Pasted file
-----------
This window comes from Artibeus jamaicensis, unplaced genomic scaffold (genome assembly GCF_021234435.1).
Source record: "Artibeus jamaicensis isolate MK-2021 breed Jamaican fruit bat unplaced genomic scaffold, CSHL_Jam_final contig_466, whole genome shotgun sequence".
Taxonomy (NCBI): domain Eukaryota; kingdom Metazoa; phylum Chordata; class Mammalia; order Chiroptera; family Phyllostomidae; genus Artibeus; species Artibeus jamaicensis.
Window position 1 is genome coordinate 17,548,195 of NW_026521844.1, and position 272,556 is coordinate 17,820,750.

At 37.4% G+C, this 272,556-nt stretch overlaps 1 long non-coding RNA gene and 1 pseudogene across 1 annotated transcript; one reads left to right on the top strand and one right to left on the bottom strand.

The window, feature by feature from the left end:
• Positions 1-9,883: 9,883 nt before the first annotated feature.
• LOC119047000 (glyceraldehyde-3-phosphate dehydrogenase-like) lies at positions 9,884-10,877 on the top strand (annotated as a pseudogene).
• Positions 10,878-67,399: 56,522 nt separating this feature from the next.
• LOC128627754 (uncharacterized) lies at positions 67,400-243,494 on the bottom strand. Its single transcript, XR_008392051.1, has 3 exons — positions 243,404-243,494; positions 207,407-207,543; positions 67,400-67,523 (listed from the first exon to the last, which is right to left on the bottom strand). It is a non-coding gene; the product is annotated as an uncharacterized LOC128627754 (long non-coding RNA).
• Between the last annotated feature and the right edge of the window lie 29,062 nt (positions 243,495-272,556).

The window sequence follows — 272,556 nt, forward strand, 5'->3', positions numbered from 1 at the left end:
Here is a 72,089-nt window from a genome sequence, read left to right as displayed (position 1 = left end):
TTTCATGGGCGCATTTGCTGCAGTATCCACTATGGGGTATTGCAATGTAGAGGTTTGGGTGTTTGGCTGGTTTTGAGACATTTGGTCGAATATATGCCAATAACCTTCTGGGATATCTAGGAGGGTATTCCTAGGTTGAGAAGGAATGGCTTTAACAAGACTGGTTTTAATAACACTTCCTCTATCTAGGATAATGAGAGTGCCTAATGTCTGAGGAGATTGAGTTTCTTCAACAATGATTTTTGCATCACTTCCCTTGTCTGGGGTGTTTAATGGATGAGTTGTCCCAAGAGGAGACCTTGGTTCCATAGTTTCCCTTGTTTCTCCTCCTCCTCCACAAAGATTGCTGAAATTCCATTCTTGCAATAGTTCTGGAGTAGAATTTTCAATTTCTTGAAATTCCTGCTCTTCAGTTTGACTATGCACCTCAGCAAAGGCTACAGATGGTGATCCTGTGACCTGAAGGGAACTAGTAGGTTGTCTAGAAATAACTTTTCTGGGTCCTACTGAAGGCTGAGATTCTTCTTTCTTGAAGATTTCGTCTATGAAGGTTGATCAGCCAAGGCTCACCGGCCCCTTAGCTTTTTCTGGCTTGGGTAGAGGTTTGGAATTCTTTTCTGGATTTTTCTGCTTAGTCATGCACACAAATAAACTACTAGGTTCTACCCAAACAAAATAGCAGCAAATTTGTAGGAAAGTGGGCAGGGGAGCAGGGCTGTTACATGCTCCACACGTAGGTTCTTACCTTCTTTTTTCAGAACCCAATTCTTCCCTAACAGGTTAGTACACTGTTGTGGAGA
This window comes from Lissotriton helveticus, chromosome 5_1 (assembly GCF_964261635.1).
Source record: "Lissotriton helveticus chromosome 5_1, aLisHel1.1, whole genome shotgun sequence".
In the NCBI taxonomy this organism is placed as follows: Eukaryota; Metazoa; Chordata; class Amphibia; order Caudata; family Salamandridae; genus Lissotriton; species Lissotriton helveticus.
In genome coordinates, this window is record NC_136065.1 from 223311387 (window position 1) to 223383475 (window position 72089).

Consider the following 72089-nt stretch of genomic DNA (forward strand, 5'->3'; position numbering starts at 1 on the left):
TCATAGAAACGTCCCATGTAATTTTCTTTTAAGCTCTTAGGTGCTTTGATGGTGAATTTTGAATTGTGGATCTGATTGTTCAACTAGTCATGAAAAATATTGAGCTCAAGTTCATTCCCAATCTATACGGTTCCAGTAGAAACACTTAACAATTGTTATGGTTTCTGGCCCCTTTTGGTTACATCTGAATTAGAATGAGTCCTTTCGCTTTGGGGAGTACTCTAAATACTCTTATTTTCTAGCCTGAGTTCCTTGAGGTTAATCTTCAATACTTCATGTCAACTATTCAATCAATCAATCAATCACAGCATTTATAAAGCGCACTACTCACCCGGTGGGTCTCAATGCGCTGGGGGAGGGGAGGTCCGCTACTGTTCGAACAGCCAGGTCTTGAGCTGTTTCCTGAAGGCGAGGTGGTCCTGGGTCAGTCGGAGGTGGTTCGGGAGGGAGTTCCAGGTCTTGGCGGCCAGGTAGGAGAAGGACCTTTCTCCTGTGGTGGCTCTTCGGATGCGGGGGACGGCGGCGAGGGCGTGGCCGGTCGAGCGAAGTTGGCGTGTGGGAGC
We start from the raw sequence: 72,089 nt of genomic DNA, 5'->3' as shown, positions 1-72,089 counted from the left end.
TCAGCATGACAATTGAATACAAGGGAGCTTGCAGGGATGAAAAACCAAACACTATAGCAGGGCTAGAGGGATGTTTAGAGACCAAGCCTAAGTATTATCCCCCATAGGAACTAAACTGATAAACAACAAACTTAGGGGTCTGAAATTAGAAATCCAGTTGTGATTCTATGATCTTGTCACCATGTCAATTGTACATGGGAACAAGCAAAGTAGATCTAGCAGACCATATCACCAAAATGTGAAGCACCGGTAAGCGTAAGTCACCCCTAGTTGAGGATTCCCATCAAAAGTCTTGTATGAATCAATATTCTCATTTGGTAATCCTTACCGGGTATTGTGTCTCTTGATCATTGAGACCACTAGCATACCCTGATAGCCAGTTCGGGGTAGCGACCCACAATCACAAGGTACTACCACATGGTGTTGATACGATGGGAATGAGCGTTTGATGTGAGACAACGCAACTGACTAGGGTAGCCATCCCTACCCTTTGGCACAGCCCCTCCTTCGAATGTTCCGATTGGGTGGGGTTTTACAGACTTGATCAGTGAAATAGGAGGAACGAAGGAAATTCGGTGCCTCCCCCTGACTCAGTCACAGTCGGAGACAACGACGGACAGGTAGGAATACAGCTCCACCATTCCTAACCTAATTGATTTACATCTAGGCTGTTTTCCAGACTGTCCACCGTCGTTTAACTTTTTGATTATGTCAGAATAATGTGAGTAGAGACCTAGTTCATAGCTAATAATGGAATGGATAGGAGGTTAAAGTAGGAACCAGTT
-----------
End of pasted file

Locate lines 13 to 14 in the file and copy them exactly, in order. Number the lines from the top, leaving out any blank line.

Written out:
Here is a 72,089-nt window from a genome sequence, read left to right as displayed (position 1 = left end):
TTTCATGGGCGCATTTGCTGCAGTATCCACTATGGGGTATTGCAATGTAGAGGTTTGGGTGTTTGGCTGGTTTTGAGACATTTGGTCGAATATATGCCAATAACCTTCTGGGATATCTAGGAGGGTATTCCTAGGTTGAGAAGGAATGGCTTTAACAAGACTGGTTTTAATAACACTTCCTCTATCTAGGATAATGAGAGTGCCTAATGTCTGAGGAGATTGAGTTTCTTCAACAATGATTTTTGCATCACTTCCCTTGTCTGGGGTGTTTAATGGATGAGTTGTCCCAAGAGGAGACCTTGGTTCCATAGTTTCCCTTGTTTCTCCTCCTCCTCCACAAAGATTGCTGAAATTCCATTCTTGCAATAGTTCTGGAGTAGAATTTTCAATTTCTTGAAATTCCTGCTCTTCAGTTTGACTATGCACCTCAGCAAAGGCTACAGATGGTGATCCTGTGACCTGAAGGGAACTAGTAGGTTGTCTAGAAATAACTTTTCTGGGTCCTACTGAAGGCTGAGATTCTTCTTTCTTGAAGATTTCGTCTATGAAGGTTGATCAGCCAAGGCTCACCGGCCCCTTAGCTTTTTCTGGCTTGGGTAGAGGTTTGGAATTCTTTTCTGGATTTTTCTGCTTAGTCATGCACACAAATAAACTACTAGGTTCTACCCAAACAAAATAGCAGCAAATTTGTAGGAAAGTGGGCAGGGGAGCAGGGCTGTTACATGCTCCACACGTAGGTTCTTACCTTCTTTTTTCAGAACCCAATTCTTCCCTAACAGGTTAGTACACTGTTGTGGAGA